The results of the experiment show that the strongest facing material used to make the sandwich panels was the 3.2 mm hardboard with wood veneer lamination on both sides running along the long axis of the panel and test specimen, followed by the 6.3 mm MDF and the 9.5 mm MDF. The experiment demonstrated that exposing the panels to high humidity could cause strength loss of up to half of the original strength. However, the result of the experiment also suggested that it would be difficult to accurately predict the long term creep behavior of the sandwich panels using their corresponding short term flexural properties as the correlation between creep deformation and flexural properties was rather weak under the testing procedure and condition used.
Technical information needed for the reliable and expanded structural use of commercial panel products alone or as components of composite structural elements have been identified. In addition, alternative models used for describing the creep and creep-rupture of wood and wood-based panels have been reviewed, and their advantages and limitations have been discussed. Finally both short and long term research needs have been considered, and possible action plans have been suggested.
This report presents the results of a pilot study of the equilibrium moisture content and tensile strength of 20.5 mm thick Canadian Softwood Plywood and 15.9 mm thick waferboard exposed to a range of climatic conditions. Plywood and waferboard were conditioned until they reached constant weight at 20 C/65%RH and 5 C/90%RH. In addition some of the plywood and waferboard test specimens conditioned at high humidity subsequently were moved to a 20 C/65%RH atmosphere where they remained until an equilibrium moisture content had been achieved. A fourth group of plywood and waferboard specimens were kept at ambient conditions in the laboratory. Additional groups of plywood specimens were conditioned at 20 C/50%RH, 20 C/80%RH and also reconditioned from wet to 20 C/50%RH. Density, moisture content and tensile strength of all specimens were determined after they had reached equilibrium moisture content. The results indicate that there can be large differences in the equilibrium moisture content of wood-based panel products. The results also indicate a strong moisture dependency for the tensile strength of waferboard. No clear trend for the tensile strength of plywood in relation to moisture content could be established by this study.
This final report summarises progress in the fourth and final year of this multi-year project intended to characterise the fire performance of decorative wood room-linings and finishes. Forintek is often asked when decorative wood panelling is permitted in our export markets as a wall lining, a ceiling lining and as wainscoting. The question is challenging because both building code requirements and fire test methods for room linings vary from country to country.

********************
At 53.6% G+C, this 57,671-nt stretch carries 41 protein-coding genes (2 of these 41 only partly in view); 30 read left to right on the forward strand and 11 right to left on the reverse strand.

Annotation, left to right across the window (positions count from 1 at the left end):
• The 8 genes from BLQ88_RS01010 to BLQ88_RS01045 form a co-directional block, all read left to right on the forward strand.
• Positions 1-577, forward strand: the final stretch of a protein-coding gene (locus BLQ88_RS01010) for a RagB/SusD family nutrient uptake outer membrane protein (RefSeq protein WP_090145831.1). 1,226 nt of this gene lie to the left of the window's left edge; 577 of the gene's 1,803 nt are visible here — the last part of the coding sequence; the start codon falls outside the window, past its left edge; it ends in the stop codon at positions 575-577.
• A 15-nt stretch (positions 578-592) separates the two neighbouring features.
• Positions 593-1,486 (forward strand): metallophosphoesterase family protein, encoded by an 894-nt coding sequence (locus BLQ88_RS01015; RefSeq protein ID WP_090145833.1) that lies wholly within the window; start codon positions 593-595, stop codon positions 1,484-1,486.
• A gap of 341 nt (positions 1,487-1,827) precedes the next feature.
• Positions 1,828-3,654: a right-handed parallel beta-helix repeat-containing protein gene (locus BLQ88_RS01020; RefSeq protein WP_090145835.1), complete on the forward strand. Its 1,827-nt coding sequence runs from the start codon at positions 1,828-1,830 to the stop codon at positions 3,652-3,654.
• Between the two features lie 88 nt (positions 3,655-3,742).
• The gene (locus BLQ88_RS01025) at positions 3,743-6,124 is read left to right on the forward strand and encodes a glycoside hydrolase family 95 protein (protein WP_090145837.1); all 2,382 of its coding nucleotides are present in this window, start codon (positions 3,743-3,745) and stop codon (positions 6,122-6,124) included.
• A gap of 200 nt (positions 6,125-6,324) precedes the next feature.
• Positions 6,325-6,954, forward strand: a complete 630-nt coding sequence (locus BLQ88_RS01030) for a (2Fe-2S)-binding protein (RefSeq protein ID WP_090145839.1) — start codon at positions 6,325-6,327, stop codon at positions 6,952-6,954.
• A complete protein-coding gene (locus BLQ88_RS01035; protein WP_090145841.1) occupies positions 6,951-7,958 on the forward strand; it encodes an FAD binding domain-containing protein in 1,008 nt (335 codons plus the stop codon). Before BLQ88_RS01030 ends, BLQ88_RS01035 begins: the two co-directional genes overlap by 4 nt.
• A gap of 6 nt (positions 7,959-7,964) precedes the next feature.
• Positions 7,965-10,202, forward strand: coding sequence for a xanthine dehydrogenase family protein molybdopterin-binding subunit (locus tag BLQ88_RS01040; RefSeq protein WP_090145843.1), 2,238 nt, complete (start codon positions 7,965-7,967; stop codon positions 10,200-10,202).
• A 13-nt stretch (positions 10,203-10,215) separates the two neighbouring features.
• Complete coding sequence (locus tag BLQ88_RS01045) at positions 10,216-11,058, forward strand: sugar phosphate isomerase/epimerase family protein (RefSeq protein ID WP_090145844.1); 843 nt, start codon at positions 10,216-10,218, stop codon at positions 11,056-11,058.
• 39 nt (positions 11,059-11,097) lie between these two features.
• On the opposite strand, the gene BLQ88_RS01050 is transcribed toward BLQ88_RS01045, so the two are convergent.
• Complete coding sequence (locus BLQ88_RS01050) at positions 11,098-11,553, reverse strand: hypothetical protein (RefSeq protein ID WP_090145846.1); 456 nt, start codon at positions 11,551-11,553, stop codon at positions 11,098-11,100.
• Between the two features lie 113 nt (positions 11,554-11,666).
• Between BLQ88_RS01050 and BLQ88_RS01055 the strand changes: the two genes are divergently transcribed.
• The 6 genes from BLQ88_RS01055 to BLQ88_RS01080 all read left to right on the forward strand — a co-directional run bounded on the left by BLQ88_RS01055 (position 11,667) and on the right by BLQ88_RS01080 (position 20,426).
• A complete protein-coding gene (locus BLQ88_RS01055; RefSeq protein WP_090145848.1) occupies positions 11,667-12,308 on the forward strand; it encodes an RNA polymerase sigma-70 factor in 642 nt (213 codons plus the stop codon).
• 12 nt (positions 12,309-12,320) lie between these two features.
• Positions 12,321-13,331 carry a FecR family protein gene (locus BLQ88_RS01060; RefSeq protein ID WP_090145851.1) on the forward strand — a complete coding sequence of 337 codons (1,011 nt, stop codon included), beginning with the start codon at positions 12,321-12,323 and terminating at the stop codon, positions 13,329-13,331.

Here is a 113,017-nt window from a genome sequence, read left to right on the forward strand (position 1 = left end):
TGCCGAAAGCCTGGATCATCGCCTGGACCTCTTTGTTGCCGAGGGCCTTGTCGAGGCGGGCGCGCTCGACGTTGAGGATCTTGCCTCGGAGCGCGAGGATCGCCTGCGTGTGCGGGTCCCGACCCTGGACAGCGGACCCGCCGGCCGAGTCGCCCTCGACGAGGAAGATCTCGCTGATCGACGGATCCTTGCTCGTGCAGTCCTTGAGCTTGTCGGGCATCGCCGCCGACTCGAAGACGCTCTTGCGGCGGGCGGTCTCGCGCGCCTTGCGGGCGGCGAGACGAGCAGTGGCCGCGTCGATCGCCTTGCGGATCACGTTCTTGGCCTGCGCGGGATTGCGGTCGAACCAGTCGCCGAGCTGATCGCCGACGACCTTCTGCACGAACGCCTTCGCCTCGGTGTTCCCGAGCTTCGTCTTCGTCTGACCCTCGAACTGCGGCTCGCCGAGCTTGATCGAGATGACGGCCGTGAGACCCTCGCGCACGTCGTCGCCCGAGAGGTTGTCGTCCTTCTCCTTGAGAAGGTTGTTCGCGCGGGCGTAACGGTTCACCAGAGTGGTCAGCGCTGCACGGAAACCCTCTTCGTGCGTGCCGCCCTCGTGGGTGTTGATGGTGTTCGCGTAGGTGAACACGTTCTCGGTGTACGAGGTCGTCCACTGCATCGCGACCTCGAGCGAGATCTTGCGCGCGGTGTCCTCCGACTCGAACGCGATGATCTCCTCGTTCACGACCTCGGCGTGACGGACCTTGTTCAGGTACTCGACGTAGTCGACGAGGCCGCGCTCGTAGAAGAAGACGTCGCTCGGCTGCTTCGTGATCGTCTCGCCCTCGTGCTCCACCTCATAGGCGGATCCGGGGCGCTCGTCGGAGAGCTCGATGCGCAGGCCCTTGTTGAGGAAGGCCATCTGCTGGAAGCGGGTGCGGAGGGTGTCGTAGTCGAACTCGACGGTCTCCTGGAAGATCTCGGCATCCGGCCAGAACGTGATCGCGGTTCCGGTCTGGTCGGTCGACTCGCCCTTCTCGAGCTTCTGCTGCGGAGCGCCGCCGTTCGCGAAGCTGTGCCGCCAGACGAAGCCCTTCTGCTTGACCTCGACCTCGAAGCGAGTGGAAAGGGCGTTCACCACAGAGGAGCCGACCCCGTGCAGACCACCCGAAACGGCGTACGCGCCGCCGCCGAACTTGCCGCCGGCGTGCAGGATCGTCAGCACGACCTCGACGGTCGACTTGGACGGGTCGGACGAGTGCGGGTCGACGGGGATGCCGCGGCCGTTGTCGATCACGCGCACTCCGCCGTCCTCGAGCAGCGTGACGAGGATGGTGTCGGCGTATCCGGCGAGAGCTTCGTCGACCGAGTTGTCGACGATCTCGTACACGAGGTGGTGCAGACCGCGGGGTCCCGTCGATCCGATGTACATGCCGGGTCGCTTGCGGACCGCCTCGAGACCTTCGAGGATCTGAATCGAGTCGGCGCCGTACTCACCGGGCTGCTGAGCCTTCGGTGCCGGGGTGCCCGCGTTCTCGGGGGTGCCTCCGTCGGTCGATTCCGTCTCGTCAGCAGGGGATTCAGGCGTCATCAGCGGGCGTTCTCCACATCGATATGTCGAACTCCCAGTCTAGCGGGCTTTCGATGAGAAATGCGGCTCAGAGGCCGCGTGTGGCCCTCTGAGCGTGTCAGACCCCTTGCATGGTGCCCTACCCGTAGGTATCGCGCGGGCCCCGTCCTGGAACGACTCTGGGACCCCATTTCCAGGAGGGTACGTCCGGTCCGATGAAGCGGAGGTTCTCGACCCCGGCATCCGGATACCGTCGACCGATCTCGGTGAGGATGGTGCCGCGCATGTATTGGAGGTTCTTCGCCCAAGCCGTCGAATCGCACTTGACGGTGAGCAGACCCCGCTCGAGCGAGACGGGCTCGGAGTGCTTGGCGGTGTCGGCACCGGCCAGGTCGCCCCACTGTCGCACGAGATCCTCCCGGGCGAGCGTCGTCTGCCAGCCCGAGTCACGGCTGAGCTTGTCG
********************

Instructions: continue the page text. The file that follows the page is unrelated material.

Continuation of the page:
A literature review was undertaken that demonstrated that different countries apply different test methods to regulate the use of combustible interior finish. The single-burning item test is used in Europe and is likely to be adopted in China; the cone calorimeter test is used in Japan, Australia and New Zealand; and the Steiner tunnel test is used in North America. Since Canadian wood products are sold in a variety of markets, it was decided that Forintek should document how they perform in each of these tests.
As globalisation intensifies, there is much interest internationally in comparing the performance of products as assessed by the different test methods used in various jurisdictions in order to facilitate trade. The room-corner test is proving useful in this regard. Although expensive and time-consuming to run, of all the test methods used to quantify the performance of lining materials, it is most representative of real-world fire scenarios. Consequently the room-corner test has become a reference scenario whereby the results generated in other tests can be understood. In fact, as countries move towards harmonisation of standards, there is a tendency to base product acceptance on performance in either the national fire test method or in the ISO room-corner fire test.
An agreement was made with Southwest Research Institute (SwRI) to conduct tunnel tests (ASTM E84), cone calorimeter tests (ISO 5660 / ASTM E1354), single-burning-item tests (SBI / EN 13823) and room-corner tests (ISO 9705) on several wood products. The wood products were white pine boards, white oak boards, OSB, Douglas fir plywood and FRT Douglas fir plywood. Due to equipment problems, the final report was not forwarded to Forintek until March 27. This has left little opportunity for analysis of the results. However, Forintek scientists have reviewed some of the raw data and have concluded that, in the reference scenario, the room-corner test, wainscoting performs very well.
A detailed analysis of the test data generated for Forintek by SwRI will be undertaken and an amendment to this final report will be made by the end of the First Quarter in 2006-2007.
The results of this study will allow Forintek scientists to respond appropriately to questions from members about when decorative wood panelling is permitted in our export markets. Because the project has involved testing in the internationally sanctioned reference scenario, the room-corner test, the results of the study also allow Forintek to recommend where it may be possible to recommend relaxations in requirements for room lings and wainscoting in our international markets.